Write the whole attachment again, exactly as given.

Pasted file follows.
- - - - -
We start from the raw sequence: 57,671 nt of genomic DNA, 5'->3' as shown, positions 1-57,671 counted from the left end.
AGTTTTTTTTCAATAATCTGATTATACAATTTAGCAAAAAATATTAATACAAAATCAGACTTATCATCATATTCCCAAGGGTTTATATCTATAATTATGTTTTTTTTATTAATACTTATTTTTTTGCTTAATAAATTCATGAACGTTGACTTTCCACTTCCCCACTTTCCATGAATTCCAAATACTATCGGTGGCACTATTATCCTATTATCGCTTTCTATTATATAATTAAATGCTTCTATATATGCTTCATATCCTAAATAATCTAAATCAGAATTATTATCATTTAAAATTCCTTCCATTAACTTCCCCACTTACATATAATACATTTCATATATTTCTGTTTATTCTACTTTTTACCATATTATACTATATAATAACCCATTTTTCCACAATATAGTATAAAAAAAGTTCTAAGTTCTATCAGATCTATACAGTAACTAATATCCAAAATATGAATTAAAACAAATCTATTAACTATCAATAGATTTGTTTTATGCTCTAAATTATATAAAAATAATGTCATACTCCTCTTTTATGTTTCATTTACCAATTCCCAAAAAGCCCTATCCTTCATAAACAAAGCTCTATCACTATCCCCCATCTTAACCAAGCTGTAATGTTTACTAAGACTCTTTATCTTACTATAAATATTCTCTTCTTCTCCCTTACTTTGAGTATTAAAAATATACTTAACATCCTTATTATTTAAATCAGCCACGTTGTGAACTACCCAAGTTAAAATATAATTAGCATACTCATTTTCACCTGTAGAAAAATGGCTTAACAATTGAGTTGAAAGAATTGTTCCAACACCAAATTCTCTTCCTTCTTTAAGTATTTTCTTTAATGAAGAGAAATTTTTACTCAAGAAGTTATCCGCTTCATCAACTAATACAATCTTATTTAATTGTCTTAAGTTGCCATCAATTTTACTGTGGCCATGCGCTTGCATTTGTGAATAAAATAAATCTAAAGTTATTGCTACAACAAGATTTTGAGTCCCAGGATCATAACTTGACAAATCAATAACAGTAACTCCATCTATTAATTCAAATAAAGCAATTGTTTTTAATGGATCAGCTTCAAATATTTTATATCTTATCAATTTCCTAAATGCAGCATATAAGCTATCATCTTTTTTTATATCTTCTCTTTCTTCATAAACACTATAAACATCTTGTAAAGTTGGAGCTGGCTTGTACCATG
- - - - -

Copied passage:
We start from the raw sequence: 57,671 nt of genomic DNA, 5'->3' as shown, positions 1-57,671 counted from the left end.
AGTTTTTTTTCAATAATCTGATTATACAATTTAGCAAAAAATATTAATACAAAATCAGACTTATCATCATATTCCCAAGGGTTTATATCTATAATTATGTTTTTTTTATTAATACTTATTTTTTTGCTTAATAAATTCATGAACGTTGACTTTCCACTTCCCCACTTTCCATGAATTCCAAATACTATCGGTGGCACTATTATCCTATTATCGCTTTCTATTATATAATTAAATGCTTCTATATATGCTTCATATCCTAAATAATCTAAATCAGAATTATTATCATTTAAAATTCCTTCCATTAACTTCCCCACTTACATATAATACATTTCATATATTTCTGTTTATTCTACTTTTTACCATATTATACTATATAATAACCCATTTTTCCACAATATAGTATAAAAAAAGTTCTAAGTTCTATCAGATCTATACAGTAACTAATATCCAAAATATGAATTAAAACAAATCTATTAACTATCAATAGATTTGTTTTATGCTCTAAATTATATAAAAATAATGTCATACTCCTCTTTTATGTTTCATTTACCAATTCCCAAAAAGCCCTATCCTTCATAAACAAAGCTCTATCACTATCCCCCATCTTAACCAAGCTGTAATGTTTACTAAGACTCTTTATCTTACTATAAATATTCTCTTCTTCTCCCTTACTTTGAGTATTAAAAATATACTTAACATCCTTATTATTTAAATCAGCCACGTTGTGAACTACCCAAGTTAAAATATAATTAGCATACTCATTTTCACCTGTAGAAAAATGGCTTAACAATTGAGTTGAAAGAATTGTTCCAACACCAAATTCTCTTCCTTCTTTAAGTATTTTCTTTAATGAAGAGAAATTTTTACTCAAGAAGTTATCCGCTTCATCAACTAATACAATCTTATTTAATTGTCTTAAGTTGCCATCAATTTTACTGTGGCCATGCGCTTGCATTTGTGAATAAAATAAATCTAAAGTTATTGCTACAACAAGATTTTGAGTCCCAGGATCATAACTTGACAAATCAATAACAGTAACTCCATCTATTAATTCAAATAAAGCAATTGTTTTTAATGGATCAGCTTCAAATATTTTATATCTTATCAATTTCCTAAATGCAGCATATAAGCTATCATCTTTTTTTATATCTTCTCTTTCTTCATAAACACTATAAACATCTTGTAAAGTTGGAGCTGGCTTGTACCATG